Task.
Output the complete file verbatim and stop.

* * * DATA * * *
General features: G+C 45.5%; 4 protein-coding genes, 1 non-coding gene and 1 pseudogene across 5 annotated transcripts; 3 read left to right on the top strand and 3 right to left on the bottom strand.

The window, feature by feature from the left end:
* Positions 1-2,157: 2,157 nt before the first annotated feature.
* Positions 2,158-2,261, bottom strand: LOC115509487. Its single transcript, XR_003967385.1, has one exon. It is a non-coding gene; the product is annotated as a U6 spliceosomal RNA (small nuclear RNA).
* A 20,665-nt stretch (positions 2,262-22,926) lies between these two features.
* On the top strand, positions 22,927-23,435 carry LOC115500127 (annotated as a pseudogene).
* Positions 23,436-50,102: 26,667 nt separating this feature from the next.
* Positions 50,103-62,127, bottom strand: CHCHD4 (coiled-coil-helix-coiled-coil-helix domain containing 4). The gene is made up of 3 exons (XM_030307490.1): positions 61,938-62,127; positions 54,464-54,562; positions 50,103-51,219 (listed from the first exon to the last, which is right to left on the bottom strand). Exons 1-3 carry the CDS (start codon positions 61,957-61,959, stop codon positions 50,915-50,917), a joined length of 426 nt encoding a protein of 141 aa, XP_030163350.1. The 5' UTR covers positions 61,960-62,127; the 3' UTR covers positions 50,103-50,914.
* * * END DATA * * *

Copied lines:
General features: G+C 45.5%; 4 protein-coding genes, 1 non-coding gene and 1 pseudogene across 5 annotated transcripts; 3 read left to right on the top strand and 3 right to left on the bottom strand.

The window, feature by feature from the left end:
* Positions 1-2,157: 2,157 nt before the first annotated feature.
* Positions 2,158-2,261, bottom strand: LOC115509487. Its single transcript, XR_003967385.1, has one exon. It is a non-coding gene; the product is annotated as a U6 spliceosomal RNA (small nuclear RNA).
* A 20,665-nt stretch (positions 2,262-22,926) lies between these two features.
* On the top strand, positions 22,927-23,435 carry LOC115500127 (annotated as a pseudogene).
* Positions 23,436-50,102: 26,667 nt separating this feature from the next.
* Positions 50,103-62,127, bottom strand: CHCHD4 (coiled-coil-helix-coiled-coil-helix domain containing 4). The gene is made up of 3 exons (XM_030307490.1): positions 61,938-62,127; positions 54,464-54,562; positions 50,103-51,219 (listed from the first exon to the last, which is right to left on the bottom strand). Exons 1-3 carry the CDS (start codon positions 61,957-61,959, stop codon positions 50,915-50,917), a joined length of 426 nt encoding a protein of 141 aa, XP_030163350.1. The 5' UTR covers positions 61,960-62,127; the 3' UTR covers positions 50,103-50,914.